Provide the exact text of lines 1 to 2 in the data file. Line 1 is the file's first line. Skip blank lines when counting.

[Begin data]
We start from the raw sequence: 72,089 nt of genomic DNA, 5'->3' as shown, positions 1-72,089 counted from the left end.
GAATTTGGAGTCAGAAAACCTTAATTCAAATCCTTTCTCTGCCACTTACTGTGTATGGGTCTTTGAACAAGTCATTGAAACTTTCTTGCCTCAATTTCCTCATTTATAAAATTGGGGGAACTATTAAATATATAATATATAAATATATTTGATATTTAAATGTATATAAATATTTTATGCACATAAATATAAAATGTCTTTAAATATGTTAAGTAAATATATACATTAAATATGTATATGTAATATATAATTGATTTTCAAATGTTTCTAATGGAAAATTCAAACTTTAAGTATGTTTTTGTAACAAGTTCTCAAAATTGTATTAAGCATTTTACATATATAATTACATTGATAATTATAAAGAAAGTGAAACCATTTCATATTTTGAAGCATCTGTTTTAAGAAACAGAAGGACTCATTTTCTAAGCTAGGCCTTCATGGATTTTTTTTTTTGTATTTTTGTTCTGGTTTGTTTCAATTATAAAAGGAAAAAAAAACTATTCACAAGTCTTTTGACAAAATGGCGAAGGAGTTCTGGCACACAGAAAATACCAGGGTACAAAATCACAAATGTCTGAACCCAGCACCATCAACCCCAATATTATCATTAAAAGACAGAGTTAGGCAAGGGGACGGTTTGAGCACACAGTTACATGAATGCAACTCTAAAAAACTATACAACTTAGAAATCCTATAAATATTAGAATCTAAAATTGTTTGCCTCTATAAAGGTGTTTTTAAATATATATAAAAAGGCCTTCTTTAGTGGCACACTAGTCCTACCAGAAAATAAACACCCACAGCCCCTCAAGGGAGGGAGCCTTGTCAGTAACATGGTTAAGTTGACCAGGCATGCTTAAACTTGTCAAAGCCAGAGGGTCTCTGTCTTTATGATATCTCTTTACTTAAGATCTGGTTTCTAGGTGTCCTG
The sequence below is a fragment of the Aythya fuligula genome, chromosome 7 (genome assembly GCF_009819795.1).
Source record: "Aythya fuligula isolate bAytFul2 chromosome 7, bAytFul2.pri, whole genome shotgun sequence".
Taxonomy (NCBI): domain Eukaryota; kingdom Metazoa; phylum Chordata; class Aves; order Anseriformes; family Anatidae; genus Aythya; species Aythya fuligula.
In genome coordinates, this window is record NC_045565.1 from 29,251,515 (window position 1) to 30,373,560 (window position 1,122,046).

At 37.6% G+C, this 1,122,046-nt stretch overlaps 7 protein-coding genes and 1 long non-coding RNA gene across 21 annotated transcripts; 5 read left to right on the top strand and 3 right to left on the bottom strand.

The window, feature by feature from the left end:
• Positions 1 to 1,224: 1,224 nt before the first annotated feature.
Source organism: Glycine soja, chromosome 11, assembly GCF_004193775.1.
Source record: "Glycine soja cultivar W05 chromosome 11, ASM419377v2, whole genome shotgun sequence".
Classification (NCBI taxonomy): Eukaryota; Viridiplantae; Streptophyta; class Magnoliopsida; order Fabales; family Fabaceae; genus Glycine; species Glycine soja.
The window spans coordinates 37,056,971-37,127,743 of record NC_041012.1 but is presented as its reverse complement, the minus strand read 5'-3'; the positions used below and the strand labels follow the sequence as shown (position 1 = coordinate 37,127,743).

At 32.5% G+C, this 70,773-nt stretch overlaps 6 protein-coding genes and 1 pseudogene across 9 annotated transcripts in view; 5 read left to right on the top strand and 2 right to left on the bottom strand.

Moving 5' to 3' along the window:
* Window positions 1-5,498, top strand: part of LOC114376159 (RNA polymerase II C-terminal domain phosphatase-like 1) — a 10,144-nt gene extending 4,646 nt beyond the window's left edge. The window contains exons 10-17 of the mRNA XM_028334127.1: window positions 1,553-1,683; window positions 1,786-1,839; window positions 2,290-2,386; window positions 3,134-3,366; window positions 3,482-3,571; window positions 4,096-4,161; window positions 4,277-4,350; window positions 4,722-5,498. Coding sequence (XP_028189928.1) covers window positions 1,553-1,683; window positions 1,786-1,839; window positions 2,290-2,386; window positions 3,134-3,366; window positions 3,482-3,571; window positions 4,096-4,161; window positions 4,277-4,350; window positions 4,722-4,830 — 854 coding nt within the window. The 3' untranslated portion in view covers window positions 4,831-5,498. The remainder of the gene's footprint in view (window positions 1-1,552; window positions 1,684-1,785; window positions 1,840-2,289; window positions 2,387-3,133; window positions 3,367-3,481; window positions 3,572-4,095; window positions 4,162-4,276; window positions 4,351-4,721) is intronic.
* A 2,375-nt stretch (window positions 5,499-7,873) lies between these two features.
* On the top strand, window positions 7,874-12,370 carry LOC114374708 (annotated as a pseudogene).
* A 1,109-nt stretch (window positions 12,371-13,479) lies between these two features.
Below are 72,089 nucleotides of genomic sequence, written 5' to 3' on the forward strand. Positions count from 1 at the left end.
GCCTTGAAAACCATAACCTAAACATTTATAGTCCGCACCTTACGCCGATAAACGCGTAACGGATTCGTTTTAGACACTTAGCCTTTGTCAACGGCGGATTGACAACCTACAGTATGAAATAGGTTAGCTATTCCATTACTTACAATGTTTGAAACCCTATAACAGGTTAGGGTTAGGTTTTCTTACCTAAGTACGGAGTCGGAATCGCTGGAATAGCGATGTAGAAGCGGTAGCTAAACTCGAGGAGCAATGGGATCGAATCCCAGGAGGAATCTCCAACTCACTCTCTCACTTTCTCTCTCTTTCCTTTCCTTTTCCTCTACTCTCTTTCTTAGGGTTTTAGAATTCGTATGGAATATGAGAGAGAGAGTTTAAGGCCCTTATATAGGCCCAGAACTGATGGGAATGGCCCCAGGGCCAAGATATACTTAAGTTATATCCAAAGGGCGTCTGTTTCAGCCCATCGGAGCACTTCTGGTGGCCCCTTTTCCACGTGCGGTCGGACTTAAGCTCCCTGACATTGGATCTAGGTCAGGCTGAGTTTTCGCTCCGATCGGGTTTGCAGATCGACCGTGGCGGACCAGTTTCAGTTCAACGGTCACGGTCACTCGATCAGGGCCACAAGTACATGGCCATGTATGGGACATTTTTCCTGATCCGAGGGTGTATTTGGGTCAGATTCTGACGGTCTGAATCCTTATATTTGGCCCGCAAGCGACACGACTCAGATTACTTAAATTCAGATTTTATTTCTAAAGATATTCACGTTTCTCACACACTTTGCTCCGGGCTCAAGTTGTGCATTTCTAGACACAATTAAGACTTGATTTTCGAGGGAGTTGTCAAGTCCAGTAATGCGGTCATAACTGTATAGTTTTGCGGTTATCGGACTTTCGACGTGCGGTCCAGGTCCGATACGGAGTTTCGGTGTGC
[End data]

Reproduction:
We start from the raw sequence: 72,089 nt of genomic DNA, 5'->3' as shown, positions 1-72,089 counted from the left end.
GAATTTGGAGTCAGAAAACCTTAATTCAAATCCTTTCTCTGCCACTTACTGTGTATGGGTCTTTGAACAAGTCATTGAAACTTTCTTGCCTCAATTTCCTCATTTATAAAATTGGGGGAACTATTAAATATATAATATATAAATATATTTGATATTTAAATGTATATAAATATTTTATGCACATAAATATAAAATGTCTTTAAATATGTTAAGTAAATATATACATTAAATATGTATATGTAATATATAATTGATTTTCAAATGTTTCTAATGGAAAATTCAAACTTTAAGTATGTTTTTGTAACAAGTTCTCAAAATTGTATTAAGCATTTTACATATATAATTACATTGATAATTATAAAGAAAGTGAAACCATTTCATATTTTGAAGCATCTGTTTTAAGAAACAGAAGGACTCATTTTCTAAGCTAGGCCTTCATGGATTTTTTTTTTTGTATTTTTGTTCTGGTTTGTTTCAATTATAAAAGGAAAAAAAAACTATTCACAAGTCTTTTGACAAAATGGCGAAGGAGTTCTGGCACACAGAAAATACCAGGGTACAAAATCACAAATGTCTGAACCCAGCACCATCAACCCCAATATTATCATTAAAAGACAGAGTTAGGCAAGGGGACGGTTTGAGCACACAGTTACATGAATGCAACTCTAAAAAACTATACAACTTAGAAATCCTATAAATATTAGAATCTAAAATTGTTTGCCTCTATAAAGGTGTTTTTAAATATATATAAAAAGGCCTTCTTTAGTGGCACACTAGTCCTACCAGAAAATAAACACCCACAGCCCCTCAAGGGAGGGAGCCTTGTCAGTAACATGGTTAAGTTGACCAGGCATGCTTAAACTTGTCAAAGCCAGAGGGTCTCTGTCTTTATGATATCTCTTTACTTAAGATCTGGTTTCTAGGTGTCCTG